“If your spine is inflexibly stiff at 30, you are old;
if it is completely flexible at 60, you are young.”
Joseph Pilates, 1945
Keeping your spine healthy and happy can be the key to feeling younger! Having a flexible and mobile spine makes all movement easier and ensures that forces placed upon the body are distributed evenly, thereby reducing the risk of injury. Typically, the thoracic spine (upper back) has less natural mobility than the cervical (neck) or lumbar (low back) regions of the spine. So, maintaining mobility through this area is crucial in preventing aches, pains and injuries in other areas of the back. In addition to limited flexibility, many people develop rounded shoulders and a forward head posture from spending too much time hunched over a desk. To help counteract all these negative changes, I’m showing you a few movement activities using a foam roller that will improve spinal mobility, posture and muscular endurance of the small stabilizer muscles that are so important for stability of the spine. And after a few weeks, you should notice that your spine has more freedom as you go about your daily activities.
Upper Spine Mobility Exercises
1. Scapular retraction/protraction – improves mobility of the shoulder blades as they glide over the ribs and provides strength and stability during arm movements. Begin lying lengthwise on the foam roller with your head and tailbone supported at each end of the roller. With arms straight up toward the ceiling, inhale and draw the shoulder blades down as if trying to wrap them around the foam roller (photo A). Next, exhale and press your arms up toward the ceiling as you unwrap your shoulder blades and imagine them gliding forward around your ribs (photo B). Repeat 8 times.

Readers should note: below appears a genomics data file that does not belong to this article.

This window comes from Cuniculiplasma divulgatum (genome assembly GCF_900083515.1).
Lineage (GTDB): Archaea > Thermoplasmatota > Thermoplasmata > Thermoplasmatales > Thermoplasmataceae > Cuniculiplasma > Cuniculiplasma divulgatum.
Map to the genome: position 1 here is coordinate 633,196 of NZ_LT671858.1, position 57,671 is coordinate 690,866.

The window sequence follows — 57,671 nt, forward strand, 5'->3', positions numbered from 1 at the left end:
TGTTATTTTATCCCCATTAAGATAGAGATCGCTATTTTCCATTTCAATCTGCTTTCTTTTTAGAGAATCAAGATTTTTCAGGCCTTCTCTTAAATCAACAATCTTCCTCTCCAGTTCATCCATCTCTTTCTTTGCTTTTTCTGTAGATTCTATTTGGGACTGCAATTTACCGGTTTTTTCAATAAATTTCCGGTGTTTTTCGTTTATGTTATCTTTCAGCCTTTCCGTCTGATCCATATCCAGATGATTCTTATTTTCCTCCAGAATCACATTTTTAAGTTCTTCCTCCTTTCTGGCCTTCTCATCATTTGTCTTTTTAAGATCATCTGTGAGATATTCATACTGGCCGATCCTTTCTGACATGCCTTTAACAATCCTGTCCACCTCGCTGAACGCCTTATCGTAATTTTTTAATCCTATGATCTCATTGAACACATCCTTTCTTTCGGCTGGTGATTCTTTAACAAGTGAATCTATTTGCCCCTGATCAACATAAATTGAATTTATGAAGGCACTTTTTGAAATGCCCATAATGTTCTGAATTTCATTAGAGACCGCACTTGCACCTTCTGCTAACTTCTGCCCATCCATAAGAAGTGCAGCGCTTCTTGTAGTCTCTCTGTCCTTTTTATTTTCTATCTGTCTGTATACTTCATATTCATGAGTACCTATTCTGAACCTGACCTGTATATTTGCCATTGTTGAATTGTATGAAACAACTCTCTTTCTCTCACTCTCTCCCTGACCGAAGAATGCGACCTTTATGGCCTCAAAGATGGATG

2. Thoracic flexion/extension – improves mobility through upper back to improve posture. Begin with both shoulder blades resting on the foam roller placed perpendicular to the spine. Hands supporting the head so there is no strain in your neck or shoulders (photo A). Inhale and slowly allow your upper back to extend over the foam roller (photo B). Continue supporting your head to prevent your neck from going into too much extension – the goal is to have a gentle curve from your upper back through your neck. Exhale and return to start position (photo A) and then move about an inch so the foam roller is lower on your spine and extend back over again (photo B). Continue to move down about 3 – 4 more times.
3. Swan – this requires active movement into thoracic extension, improving spine mobility and strength through the upper back. Begin with arms outstretched overhead with palms on the foam roller, head looking down at the floor (photo A). Inhale, keep the collar bones wide across the front of your chest and prevent your shoulders from creeping up towards your ears. Engage your abdominals by drawing your belly button toward your spine, exhale, press your hands down onto the roller as you lift your chest from the floor, reaching forward with your sternum (photo B). Inhale at the top – your lower ribs will stay on the floor and your low back should remain relaxed – keep drawing that belly button in to prevent any strain in your back. Exhale and lower back to start position. Repeat 3 times.
Aim to perform each mobility exercise 3 times per week. Move slowly and never force into a stretch; stop if you feel pain. Before attempting the movements, please consult a doctor or physical therapist if you have any type of back condition. Foam rollers are available at most sporting goods stores or online – well worth the investment as there are many ways to use one for self-massage and mobility.